“Rick wants to promote our seven-inch as an advance to the CD,” he said.  “He wants to re-press it and service it to radio and press, and have his promo people work it.  He thinks it would be good for us to have a record out with wider recognition, before the full-length comes out.  So he wants to press “Allnighter” again and use it as a promotional tool for the band.”

“He wants to do this with our record?” I asked.

“Yeah.  I think that would be great publicity for Dromedary.  He wants to send out something like 500 more records, have his promo people work on it, send it out to press here and in England.”

“Wow,” I said.  “That would be really cool.  We could sell a ton of records if we had people working it full-time.”  I envisioned a radio promo company making calls to all those radio stations, mentioning the SPIN listing and all the other press, calling in their favors and generally doing the radio promo thing.  Plus they’d be working the music press, trying to get more reviews and interviews.  I could learn a lot by watching how they did it, and I could also piggyback on the work by working my distributors harder – with the ammo of knowing that the new label would be working so hard at promoting the seven-inch.

“That’s what I was thinking,” he said.  “It would be great for Dromedary.”

Ray then told me that Rick wanted to speak with me on the phone, so we arranged for a convenient time for us both to talk.  He complimented me on the work we’d done with the band, and went out of his way to tell me that he loved small labels like Dromedary.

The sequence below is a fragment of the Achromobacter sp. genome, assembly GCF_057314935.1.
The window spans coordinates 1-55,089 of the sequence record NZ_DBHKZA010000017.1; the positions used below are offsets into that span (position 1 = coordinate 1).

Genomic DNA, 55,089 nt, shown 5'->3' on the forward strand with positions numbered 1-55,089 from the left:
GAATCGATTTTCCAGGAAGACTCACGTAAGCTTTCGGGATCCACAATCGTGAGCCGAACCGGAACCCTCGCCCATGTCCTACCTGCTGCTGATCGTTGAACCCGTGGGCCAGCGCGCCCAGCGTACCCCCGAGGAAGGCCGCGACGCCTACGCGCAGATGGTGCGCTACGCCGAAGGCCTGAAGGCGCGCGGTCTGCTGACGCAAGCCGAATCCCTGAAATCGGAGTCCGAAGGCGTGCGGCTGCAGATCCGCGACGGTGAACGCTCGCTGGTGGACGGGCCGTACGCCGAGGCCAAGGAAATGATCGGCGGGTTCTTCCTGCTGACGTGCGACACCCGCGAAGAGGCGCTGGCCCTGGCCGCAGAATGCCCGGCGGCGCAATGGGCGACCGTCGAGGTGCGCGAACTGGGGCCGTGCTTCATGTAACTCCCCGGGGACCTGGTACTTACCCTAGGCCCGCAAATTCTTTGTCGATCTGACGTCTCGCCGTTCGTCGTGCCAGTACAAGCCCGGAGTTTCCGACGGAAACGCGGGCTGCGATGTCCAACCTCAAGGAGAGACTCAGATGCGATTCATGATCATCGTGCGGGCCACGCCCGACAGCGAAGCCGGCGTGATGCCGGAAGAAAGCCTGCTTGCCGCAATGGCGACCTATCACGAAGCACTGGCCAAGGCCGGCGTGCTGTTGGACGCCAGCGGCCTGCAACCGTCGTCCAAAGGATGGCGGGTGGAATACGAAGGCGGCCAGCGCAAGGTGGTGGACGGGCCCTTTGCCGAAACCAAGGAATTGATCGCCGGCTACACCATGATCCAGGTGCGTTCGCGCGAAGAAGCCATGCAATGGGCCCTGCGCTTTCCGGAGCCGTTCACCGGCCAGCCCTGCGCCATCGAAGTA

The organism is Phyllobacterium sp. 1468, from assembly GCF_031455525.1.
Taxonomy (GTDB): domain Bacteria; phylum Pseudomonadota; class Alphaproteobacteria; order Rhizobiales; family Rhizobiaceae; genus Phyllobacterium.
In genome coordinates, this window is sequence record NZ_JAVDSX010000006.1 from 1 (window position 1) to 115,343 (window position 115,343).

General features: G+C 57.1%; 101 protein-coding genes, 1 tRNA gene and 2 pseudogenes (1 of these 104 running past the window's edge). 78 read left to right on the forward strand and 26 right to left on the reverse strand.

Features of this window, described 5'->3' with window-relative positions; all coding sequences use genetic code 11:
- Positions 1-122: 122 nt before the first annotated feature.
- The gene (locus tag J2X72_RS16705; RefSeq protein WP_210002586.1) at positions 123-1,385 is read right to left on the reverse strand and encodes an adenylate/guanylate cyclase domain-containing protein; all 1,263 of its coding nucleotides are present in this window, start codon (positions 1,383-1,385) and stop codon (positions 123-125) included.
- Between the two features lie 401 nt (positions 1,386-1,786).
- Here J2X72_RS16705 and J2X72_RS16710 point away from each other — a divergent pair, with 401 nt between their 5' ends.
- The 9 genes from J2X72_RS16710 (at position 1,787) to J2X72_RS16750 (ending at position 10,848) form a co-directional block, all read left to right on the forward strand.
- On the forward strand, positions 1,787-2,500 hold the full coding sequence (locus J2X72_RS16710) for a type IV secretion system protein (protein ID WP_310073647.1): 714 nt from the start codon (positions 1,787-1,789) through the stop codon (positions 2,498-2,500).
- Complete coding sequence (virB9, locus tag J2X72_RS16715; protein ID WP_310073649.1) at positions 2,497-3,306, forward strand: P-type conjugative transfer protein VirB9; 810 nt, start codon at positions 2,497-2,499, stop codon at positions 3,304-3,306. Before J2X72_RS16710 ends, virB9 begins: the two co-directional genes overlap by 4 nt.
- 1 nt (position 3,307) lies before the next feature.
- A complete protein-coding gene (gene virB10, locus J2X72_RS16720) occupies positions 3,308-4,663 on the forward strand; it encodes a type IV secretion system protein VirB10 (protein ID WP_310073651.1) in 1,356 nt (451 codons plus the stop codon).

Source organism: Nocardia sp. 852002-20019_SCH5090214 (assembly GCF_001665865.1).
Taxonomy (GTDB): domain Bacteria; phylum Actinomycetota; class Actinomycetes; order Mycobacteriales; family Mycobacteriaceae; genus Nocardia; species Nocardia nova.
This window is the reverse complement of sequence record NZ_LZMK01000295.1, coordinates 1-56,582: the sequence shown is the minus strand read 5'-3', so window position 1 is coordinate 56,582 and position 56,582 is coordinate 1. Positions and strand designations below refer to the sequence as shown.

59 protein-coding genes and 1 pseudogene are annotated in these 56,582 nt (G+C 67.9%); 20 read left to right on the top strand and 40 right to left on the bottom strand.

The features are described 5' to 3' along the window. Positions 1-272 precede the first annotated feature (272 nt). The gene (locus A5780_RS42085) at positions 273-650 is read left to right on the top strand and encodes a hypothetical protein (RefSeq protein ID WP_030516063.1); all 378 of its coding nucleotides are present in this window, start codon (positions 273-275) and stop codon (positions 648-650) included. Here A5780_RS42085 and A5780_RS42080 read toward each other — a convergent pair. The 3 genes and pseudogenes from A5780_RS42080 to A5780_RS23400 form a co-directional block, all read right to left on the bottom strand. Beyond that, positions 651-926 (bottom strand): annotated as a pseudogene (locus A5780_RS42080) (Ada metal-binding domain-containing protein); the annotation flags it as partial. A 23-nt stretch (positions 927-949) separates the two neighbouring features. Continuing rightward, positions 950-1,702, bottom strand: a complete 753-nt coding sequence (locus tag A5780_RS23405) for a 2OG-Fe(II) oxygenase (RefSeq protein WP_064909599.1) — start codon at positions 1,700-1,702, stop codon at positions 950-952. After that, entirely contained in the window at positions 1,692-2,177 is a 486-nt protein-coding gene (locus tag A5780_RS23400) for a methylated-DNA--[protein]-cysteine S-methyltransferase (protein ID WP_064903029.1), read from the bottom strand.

“I have distribution, and options for promotion that you don’t have,” he said.  “But you also have something I don’t have – credibility as an indie label.  My label hasn’t put out a record yet.  Nobody knows who we are.  So I had an idea.”

“Ray told me a little bit about it,” I said.

“If you allowed me to put a sticker with my logo on your record, in an unobtrusive place, I’d be willing to pay for all the pressing, postage, and promotional costs – and then I’d send it out to my database of radio stations and press.  It would really help the band in advance of their CD.  It would also help me, because I’d be able to piggyback on your name a little bit.  And hopefully, it would also help you, because you’d be getting some exposure for your label that you ordinarily wouldn’t have.”

He was being very flattering, and very friendly, but he was also very right.  It seemed a win-win-win.  I agreed to it immediately.

“Okay, then, I’ll be in touch when it gets to be time to do this,” he told me.

“Listen,” I said.  “I know you’re swamped, and as an indie label you can’t necessarily afford all the things that the bigger labels can.  I’m a tiny label, too, much smaller than yours, even.  I just wanted to let you know that I do everything on a handshake.  You won’t need to draw up a contract or anything; we can just do this.”

“Oh, no, I’d feel much more comfortable if we had a contract,” he said.  “No offense, but it’s just the way I do things.”

Man, these record industry types really do things differently than me, I thought.

~ by Al on March 24, 2009.